On May 18, the U.S. Supreme Court agreed to review in Gomez v. Campbell-Ewald Company whether a potential Rule 23 class under the Telephone Consumer Protection Act may be mooted by an offer of complete relief. According to the class-action complaint filed by Jose Gomez in March 2010, Campbell-Ewald Company allegedly sent thousands of unsolicited text messages through a subcontractor in violation of the TCPA as part of the U.S. Navy’s recruitment efforts. While Gomez was still the only named plaintiff in the case and before the case was certified as a class action, the company offered to pay him (under Rule 68) for each unsolicited text message substantially more than the damages he could have recovered under the statute. In September 2014, the U.S. Ninth Circuit Court of Appeals reversed the lower court’s order granting summary judgment in favor of the company on grounds of derivative sovereign immunity and holding that the putative Rule 23 class action could continue even though the defendant offered full relief to the sole plaintiff before he moved for class certification. As the U.S. Chamber of Commerce noted in its amicus brief in support of the writ for certiorari, the 9th Circuit’s ruling harms employers and the judicial system because it encourages lawsuits and discourages settlements. More fundamentally, however, the ruling harms plaintiffs because it “allows putative class counsel to maintain federal lawsuits for their own benefit, even when their only client stands to gain nothing,” and there is no longer a live case or controversy.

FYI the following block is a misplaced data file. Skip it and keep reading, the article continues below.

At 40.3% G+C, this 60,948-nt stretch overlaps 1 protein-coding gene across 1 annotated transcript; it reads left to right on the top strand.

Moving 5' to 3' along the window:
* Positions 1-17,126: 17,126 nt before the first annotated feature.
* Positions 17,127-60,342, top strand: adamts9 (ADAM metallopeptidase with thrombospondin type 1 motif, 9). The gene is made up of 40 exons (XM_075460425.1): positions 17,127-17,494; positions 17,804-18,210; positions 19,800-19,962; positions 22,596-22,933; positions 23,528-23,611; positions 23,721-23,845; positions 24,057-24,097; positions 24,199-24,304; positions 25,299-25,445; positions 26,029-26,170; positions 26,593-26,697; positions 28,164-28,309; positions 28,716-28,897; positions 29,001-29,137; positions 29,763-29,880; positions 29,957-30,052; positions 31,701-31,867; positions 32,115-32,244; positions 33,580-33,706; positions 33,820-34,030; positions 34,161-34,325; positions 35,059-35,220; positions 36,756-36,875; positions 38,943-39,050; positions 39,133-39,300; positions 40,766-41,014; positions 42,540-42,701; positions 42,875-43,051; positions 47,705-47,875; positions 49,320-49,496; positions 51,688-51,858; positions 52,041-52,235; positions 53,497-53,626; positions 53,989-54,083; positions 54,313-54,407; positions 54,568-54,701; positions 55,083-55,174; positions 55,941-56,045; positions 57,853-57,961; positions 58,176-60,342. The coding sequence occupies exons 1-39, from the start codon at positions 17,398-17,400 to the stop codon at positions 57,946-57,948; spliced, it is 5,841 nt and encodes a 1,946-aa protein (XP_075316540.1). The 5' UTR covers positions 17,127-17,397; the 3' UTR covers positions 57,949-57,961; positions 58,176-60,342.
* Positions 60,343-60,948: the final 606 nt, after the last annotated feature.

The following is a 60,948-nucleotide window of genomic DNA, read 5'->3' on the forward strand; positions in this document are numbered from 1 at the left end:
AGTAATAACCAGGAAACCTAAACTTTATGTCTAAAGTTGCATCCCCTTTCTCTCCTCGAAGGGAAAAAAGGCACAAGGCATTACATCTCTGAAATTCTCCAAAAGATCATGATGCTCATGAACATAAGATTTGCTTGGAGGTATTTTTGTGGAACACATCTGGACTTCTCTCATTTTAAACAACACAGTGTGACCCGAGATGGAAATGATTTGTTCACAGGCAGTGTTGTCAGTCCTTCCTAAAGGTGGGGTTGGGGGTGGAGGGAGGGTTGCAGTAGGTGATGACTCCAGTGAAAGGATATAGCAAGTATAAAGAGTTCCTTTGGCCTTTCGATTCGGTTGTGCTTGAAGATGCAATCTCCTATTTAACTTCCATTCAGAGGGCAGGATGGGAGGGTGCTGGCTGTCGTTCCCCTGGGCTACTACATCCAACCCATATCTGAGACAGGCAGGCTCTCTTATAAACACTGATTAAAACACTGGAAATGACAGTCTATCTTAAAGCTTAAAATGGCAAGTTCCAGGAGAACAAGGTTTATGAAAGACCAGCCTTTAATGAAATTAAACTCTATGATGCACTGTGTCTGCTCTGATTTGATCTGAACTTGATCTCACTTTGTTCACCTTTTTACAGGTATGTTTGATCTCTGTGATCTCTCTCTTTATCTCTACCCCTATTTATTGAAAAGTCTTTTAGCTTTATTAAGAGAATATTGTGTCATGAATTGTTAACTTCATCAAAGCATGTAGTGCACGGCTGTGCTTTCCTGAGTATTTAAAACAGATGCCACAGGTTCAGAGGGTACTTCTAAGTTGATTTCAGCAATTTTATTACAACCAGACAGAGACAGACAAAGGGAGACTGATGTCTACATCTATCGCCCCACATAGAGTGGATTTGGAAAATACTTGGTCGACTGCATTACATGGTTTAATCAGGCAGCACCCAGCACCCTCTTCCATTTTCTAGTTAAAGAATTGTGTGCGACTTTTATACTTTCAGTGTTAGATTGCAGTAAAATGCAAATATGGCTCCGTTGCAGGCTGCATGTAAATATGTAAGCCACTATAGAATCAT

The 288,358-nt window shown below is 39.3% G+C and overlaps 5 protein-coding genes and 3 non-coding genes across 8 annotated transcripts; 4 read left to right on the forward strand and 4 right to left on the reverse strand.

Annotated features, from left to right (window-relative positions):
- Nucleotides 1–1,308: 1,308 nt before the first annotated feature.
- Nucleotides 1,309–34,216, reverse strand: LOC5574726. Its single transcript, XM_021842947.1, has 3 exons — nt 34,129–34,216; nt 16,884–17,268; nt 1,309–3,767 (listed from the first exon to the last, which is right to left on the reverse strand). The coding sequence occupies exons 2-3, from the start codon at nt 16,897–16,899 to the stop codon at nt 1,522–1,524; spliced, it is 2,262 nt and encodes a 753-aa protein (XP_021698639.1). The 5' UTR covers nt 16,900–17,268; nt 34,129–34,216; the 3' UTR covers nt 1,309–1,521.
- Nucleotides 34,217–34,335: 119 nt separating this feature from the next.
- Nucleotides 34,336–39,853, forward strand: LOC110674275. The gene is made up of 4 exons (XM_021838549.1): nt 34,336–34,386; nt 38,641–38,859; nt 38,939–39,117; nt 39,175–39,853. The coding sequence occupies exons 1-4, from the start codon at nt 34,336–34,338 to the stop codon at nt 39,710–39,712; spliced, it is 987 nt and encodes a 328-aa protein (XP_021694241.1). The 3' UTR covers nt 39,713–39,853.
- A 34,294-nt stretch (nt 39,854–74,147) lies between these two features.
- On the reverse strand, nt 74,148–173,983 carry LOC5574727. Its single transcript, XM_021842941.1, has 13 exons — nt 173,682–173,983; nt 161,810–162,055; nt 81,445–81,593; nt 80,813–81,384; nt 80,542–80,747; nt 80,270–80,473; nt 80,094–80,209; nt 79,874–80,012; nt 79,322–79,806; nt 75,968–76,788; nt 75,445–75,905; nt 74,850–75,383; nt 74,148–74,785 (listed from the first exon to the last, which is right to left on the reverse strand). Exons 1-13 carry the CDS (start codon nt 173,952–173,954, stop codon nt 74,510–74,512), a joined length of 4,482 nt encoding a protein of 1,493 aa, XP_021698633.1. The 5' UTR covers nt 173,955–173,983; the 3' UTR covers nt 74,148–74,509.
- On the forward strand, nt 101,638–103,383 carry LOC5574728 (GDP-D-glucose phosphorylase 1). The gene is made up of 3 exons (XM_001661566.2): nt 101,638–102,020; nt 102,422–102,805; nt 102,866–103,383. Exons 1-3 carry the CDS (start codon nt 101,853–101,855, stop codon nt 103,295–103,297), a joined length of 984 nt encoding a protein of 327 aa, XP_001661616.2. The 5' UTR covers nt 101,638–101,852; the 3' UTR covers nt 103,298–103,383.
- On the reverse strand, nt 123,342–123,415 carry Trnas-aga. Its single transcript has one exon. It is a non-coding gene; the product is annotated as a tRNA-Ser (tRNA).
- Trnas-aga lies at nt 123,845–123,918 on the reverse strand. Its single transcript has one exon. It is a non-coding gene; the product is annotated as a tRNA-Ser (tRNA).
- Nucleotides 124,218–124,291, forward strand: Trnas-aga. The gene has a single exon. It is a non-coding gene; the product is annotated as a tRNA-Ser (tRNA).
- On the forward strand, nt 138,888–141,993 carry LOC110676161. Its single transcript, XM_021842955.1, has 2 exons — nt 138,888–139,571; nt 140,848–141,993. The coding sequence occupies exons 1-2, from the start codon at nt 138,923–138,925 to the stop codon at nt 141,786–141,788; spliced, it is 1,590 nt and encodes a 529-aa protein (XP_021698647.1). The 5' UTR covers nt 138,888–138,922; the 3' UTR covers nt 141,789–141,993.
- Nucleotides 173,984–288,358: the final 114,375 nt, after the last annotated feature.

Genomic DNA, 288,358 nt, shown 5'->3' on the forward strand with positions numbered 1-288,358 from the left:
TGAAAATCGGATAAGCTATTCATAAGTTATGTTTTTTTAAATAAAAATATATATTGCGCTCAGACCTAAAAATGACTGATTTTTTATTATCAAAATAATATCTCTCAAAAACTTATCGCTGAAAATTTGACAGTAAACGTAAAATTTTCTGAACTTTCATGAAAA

In a reply petition for a writ of certiorari filed by Campbell-Ewald, the company emphasized that the case “presents a clean opportunity to decide the issue left open in Genesis Healthcare, as well as the related–and equally important–question of when an offer of complete relief moots a class claim.” The Court’s guidance on these issues is necessary for employers and wage-hour practitioners alike, because a Circuit split exists on whether a Rule 68 offer of full relief to a class representative moots a Rule 23 class action. Most recently, the 11th Circuit in Stein v. Buccaneers Limited Partnership joined the 3rd, 5th, 9th, and 10th Circuits in holding that it does not. By granting the writ, the Supreme Court may well be ready to answer this important question once and for all, and provide additional guidance on whether a court loses jurisdiction of an FLSA case and must dismiss it before it blossoms into a collective action after an unaccepted offer of judgment.

Like Genesis Healthcare, this the case is certain to prove to be a key precedent in wage-hour cases–under the FLSA and Rule 23. So stay tuned … we will keep our readers updated on any future developments.

Overtime Exemption Rule to OMB

Posted in DOL Enforcement, Misclassification/Exemptions

Authored by Alex Passantino

According to a blog post by Secretary Perez, the Department of Labor has submitted its proposed rule to OMB for review.  Typically, OMB review takes 30 to 60 days (or longer).  On this timetable, DOL still may hit its most recent target of “Spring” for publication of a proposed rule.